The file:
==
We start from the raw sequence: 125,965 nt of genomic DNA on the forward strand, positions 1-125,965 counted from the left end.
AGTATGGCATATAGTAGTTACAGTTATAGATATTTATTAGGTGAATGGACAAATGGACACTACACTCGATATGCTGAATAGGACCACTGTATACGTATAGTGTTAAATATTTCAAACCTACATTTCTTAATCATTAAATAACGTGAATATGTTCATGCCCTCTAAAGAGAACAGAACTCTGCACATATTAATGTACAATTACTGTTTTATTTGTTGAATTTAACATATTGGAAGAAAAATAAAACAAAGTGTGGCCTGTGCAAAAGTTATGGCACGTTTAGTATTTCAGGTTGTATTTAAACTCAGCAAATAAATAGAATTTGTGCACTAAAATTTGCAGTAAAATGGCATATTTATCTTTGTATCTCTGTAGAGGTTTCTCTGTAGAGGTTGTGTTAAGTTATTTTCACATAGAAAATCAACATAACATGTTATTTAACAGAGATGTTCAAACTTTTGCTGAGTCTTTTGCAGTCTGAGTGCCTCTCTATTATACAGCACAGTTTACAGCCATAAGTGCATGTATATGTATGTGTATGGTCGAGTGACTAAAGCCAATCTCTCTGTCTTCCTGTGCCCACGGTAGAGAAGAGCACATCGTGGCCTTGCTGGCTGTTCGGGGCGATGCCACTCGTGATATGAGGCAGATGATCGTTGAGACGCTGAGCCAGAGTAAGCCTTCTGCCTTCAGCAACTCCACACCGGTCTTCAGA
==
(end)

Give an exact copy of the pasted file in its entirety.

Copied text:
We start from the raw sequence: 125,965 nt of genomic DNA on the forward strand, positions 1-125,965 counted from the left end.
AGTATGGCATATAGTAGTTACAGTTATAGATATTTATTAGGTGAATGGACAAATGGACACTACACTCGATATGCTGAATAGGACCACTGTATACGTATAGTGTTAAATATTTCAAACCTACATTTCTTAATCATTAAATAACGTGAATATGTTCATGCCCTCTAAAGAGAACAGAACTCTGCACATATTAATGTACAATTACTGTTTTATTTGTTGAATTTAACATATTGGAAGAAAAATAAAACAAAGTGTGGCCTGTGCAAAAGTTATGGCACGTTTAGTATTTCAGGTTGTATTTAAACTCAGCAAATAAATAGAATTTGTGCACTAAAATTTGCAGTAAAATGGCATATTTATCTTTGTATCTCTGTAGAGGTTTCTCTGTAGAGGTTGTGTTAAGTTATTTTCACATAGAAAATCAACATAACATGTTATTTAACAGAGATGTTCAAACTTTTGCTGAGTCTTTTGCAGTCTGAGTGCCTCTCTATTATACAGCACAGTTTACAGCCATAAGTGCATGTATATGTATGTGTATGGTCGAGTGACTAAAGCCAATCTCTCTGTCTTCCTGTGCCCACGGTAGAGAAGAGCACATCGTGGCCTTGCTGGCTGTTCGGGGCGATGCCACTCGTGATATGAGGCAGATGATCGTTGAGACGCTGAGCCAGAGTAAGCCTTCTGCCTTCAGCAACTCCACACCGGTCTTCAGA